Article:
Training Days

Meal 1

  • 1 large red potato
  • 6 ounces chicken breast

Meal 2 — Pre-Workout

  • Protein pancakes with sugar-free syrup
  • ½ cup oats
  • 2 whole eggs

Following this meal I have pre-workout.

Meal 3 — During Workout

  • Intra-workout supplement with EAAs and carbs

Immediately after training I have a protein shake with sugary cereal.

Meal 4 — Post-Workout

  • 2 large sweet potatoes
  • 1.5 cup oats
  • 6 ounces chicken breast with BBQ sauce

Meal 5

  • ½ cup rice
  • 6 ounces steak

Meal 6

  • Steamed vegetables
  • 6 ounces chicken breast

The stats on this day come out to roughly 3,800 calories with 500 grams of carbs, 300 grams of protein (just under 1.5 grams per pound of bodyweight), and 75 grams of fat.

Off Days

Meal 1

  • 1/2 cup oats
  • 8 egg whites
  • 2 whole eggs

Meal 2

  • 1 large red potato
  • 8 ounces chicken breast
  • 1 tablespoon fish oil

Meal 3

  • Steamed vegetables
  • 8 ounces chicken breast
  • 1 tablespoon peanut butter

Meal 4

  • Steamed vegetables
  • 8 ounces salmon

My off days are obviously much more sparse than my training days, but I do fine that way. Off days total around 2,000 calories, 150 grams of carbs, 225 grams of protein (just over one gram per pound of bodyweight) and 60 grams of fat. On both my training and off days, I supplement with EAAs and creatine.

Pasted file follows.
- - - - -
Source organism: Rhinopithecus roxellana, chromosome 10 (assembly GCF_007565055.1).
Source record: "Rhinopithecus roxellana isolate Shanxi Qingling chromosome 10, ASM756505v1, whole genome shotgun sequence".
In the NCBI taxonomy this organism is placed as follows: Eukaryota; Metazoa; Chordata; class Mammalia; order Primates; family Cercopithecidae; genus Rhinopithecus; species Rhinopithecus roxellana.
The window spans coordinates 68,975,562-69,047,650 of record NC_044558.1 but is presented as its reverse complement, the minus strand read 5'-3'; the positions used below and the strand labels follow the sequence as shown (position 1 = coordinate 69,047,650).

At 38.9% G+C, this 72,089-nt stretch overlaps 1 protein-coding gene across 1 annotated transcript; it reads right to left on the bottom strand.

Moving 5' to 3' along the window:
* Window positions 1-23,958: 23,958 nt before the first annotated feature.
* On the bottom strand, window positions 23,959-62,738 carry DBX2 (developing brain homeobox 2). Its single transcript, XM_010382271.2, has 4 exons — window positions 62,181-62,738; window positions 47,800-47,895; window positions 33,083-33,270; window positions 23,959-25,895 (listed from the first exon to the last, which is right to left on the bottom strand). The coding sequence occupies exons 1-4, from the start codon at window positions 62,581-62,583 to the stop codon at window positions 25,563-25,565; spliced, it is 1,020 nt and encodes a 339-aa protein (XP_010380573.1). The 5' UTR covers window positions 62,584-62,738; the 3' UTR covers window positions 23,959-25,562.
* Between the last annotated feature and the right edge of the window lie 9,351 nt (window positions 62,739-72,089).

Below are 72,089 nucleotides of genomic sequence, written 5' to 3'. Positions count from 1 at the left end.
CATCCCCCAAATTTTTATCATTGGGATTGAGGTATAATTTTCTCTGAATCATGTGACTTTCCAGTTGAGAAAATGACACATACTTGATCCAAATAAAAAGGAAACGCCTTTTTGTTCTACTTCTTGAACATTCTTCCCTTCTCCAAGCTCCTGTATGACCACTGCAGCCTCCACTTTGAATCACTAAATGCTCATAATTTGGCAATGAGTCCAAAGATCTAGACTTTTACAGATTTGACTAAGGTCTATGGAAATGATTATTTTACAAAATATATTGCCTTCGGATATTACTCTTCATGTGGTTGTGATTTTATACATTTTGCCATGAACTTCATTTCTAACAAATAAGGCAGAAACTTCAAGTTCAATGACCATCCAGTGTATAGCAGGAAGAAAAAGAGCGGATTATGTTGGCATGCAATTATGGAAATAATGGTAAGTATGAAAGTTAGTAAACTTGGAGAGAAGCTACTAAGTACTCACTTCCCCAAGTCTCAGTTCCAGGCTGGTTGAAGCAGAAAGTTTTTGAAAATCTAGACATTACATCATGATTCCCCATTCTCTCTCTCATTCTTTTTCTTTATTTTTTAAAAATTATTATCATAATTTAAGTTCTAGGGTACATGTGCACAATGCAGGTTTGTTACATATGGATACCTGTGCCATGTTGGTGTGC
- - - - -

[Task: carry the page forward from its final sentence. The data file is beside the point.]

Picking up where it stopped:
Thinking Big

If you only come away from reading this with one thing, I hope it’s this: you don’t have to pick size or strength. You can have both. The secret, if you can even call it that, only requires that you commit working on both your training in the gym and eating outside of it, and have a plan that accounts for both.

Hopefully, this article has also given you some ideas about where to start with that sort of nutrition plan. Admittedly, this article only covers the big-picture stuff. Eating healthful foods, getting in some carbs and water around your workout, and using little tricks to make sure you get enough of what you need and not too much of what you don’t — that’s all well and good, but for many people, the difficulty isn’t in starting a plan, but rather in following through. How, exactly, do you know which foods are the right ones, how many macros you need, and what types and amounts of supplements to take? That’s a different story.

Again, I’m going to defer to my escape clause here: everyone is different, and there’s no one answer that can settle things for every individual in every circumstance. That said, I’m obviously of the mindset that everyone can have size and strength and leanness. It’s just a matter of Thinking Strong — or, in this case, learning to Think Big, which is the title of my new ebook (coming soon to elitefts.com). My goal with Think Big is to teach you everything I know about gaining size and strength at the same time — not turning into a “sloppy” powerlifter or a bodybuilder who can’t bench 315. It covers both training and nutrition, and I’m pretty proud of how it turned out, so if you have questions or have been struggling to reach your own size and strength goals, I hope you check it out.